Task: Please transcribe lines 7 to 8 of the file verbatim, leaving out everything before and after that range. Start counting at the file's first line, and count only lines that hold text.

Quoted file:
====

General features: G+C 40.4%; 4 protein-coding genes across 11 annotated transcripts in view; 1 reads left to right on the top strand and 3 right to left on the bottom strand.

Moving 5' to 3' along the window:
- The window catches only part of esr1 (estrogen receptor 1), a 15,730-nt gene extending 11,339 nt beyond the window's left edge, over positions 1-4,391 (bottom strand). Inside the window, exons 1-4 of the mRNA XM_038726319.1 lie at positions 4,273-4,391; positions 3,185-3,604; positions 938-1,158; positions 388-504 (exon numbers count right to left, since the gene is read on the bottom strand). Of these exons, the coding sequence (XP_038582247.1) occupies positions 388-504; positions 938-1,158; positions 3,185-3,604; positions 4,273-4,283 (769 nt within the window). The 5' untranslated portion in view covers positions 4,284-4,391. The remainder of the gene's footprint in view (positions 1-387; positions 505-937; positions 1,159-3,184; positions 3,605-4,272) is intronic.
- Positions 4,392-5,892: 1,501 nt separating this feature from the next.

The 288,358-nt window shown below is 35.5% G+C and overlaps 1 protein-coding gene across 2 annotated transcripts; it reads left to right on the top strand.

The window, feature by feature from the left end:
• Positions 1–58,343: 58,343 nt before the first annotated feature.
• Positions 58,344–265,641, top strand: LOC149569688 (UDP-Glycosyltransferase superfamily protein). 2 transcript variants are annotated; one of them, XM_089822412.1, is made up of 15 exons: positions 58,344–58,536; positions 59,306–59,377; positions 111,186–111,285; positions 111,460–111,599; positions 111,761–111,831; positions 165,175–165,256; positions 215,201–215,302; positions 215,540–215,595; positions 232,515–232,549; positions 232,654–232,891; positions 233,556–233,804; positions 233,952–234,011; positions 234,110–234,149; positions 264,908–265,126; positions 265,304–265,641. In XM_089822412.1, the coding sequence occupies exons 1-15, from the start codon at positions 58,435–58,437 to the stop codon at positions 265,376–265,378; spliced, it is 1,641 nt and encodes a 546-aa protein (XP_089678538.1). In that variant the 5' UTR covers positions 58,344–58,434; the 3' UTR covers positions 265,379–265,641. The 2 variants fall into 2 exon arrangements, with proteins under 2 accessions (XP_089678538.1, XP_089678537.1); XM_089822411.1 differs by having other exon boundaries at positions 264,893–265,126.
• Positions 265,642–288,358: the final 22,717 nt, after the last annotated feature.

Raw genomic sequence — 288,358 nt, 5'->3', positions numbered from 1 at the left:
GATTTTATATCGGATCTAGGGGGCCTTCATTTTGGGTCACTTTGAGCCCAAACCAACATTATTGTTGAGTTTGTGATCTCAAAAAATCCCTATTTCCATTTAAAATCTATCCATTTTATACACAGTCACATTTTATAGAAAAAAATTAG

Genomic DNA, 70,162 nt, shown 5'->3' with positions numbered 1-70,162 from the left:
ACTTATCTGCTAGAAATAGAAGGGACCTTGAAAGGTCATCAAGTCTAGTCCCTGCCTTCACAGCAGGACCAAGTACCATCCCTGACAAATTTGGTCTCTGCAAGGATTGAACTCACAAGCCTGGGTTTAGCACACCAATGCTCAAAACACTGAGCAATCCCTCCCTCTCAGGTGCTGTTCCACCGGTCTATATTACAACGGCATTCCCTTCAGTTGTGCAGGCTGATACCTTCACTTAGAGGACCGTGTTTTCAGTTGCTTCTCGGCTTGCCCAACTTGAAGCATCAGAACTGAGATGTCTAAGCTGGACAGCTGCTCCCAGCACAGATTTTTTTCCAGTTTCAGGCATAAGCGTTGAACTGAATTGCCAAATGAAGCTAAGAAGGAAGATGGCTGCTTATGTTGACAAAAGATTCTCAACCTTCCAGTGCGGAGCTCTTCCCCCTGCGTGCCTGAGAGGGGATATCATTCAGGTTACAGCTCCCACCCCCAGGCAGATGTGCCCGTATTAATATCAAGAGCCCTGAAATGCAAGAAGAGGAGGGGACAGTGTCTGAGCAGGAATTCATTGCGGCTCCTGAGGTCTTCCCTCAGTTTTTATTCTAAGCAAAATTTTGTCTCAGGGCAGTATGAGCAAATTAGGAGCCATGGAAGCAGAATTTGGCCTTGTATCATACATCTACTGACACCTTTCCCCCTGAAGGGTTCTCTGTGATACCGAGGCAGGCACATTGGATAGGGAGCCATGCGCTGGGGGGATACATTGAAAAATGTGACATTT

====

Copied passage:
• Positions 1–58,343: 58,343 nt before the first annotated feature.
• Positions 58,344–265,641, top strand: LOC149569688 (UDP-Glycosyltransferase superfamily protein). 2 transcript variants are annotated; one of them, XM_089822412.1, is made up of 15 exons: positions 58,344–58,536; positions 59,306–59,377; positions 111,186–111,285; positions 111,460–111,599; positions 111,761–111,831; positions 165,175–165,256; positions 215,201–215,302; positions 215,540–215,595; positions 232,515–232,549; positions 232,654–232,891; positions 233,556–233,804; positions 233,952–234,011; positions 234,110–234,149; positions 264,908–265,126; positions 265,304–265,641. In XM_089822412.1, the coding sequence occupies exons 1-15, from the start codon at positions 58,435–58,437 to the stop codon at positions 265,376–265,378; spliced, it is 1,641 nt and encodes a 546-aa protein (XP_089678538.1). In that variant the 5' UTR covers positions 58,344–58,434; the 3' UTR covers positions 265,379–265,641. The 2 variants fall into 2 exon arrangements, with proteins under 2 accessions (XP_089678538.1, XP_089678537.1); XM_089822411.1 differs by having other exon boundaries at positions 264,893–265,126.